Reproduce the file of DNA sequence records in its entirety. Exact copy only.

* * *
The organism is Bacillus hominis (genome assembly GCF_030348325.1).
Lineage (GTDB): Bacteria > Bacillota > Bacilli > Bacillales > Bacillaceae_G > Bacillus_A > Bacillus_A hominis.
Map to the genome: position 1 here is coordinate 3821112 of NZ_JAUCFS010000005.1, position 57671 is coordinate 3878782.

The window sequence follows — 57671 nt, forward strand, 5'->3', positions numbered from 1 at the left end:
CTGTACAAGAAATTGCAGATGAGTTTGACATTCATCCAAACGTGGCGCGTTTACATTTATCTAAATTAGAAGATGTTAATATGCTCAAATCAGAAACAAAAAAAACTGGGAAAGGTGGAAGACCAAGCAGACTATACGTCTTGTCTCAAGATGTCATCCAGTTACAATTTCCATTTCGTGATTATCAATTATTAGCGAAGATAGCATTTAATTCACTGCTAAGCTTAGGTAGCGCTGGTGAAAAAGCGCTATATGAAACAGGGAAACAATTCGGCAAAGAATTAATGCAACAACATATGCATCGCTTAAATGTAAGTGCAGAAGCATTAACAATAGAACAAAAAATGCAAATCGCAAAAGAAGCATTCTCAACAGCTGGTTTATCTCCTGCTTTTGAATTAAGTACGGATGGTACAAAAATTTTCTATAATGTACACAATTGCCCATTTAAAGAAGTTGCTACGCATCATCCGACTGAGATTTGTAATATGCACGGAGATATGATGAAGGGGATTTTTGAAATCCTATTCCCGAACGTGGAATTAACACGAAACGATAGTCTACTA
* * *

The organism is Bacillus hominis (genome assembly GCF_030348325.1).
Lineage (GTDB): Bacteria > Bacillota > Bacilli > Bacillales > Bacillaceae_G > Bacillus_A > Bacillus_A hominis.
Map to the genome: position 1 here is coordinate 3821112 of NZ_JAUCFS010000005.1, position 57671 is coordinate 3878782.

The window sequence follows — 57671 nt, forward strand, 5'->3', positions numbered from 1 at the left end:
CTGTACAAGAAATTGCAGATGAGTTTGACATTCATCCAAACGTGGCGCGTTTACATTTATCTAAATTAGAAGATGTTAATATGCTCAAATCAGAAACAAAAAAAACTGGGAAAGGTGGAAGACCAAGCAGACTATACGTCTTGTCTCAAGATGTCATCCAGTTACAATTTCCATTTCGTGATTATCAATTATTAGCGAAGATAGCATTTAATTCACTGCTAAGCTTAGGTAGCGCTGGTGAAAAAGCGCTATATGAAACAGGGAAACAATTCGGCAAAGAATTAATGCAACAACATATGCATCGCTTAAATGTAAGTGCAGAAGCATTAACAATAGAACAAAAAATGCAAATCGCAAAAGAAGCATTCTCAACAGCTGGTTTATCTCCTGCTTTTGAATTAAGTACGGATGGTACAAAAATTTTCTATAATGTACACAATTGCCCATTTAAAGAAGTTGCTACGCATCATCCGACTGAGATTTGTAATATGCACGGAGATATGATGAAGGGGATTTTTGAAATCCTATTCCCGAACGTGGAATTAACACGAAACGATAGTCTACTA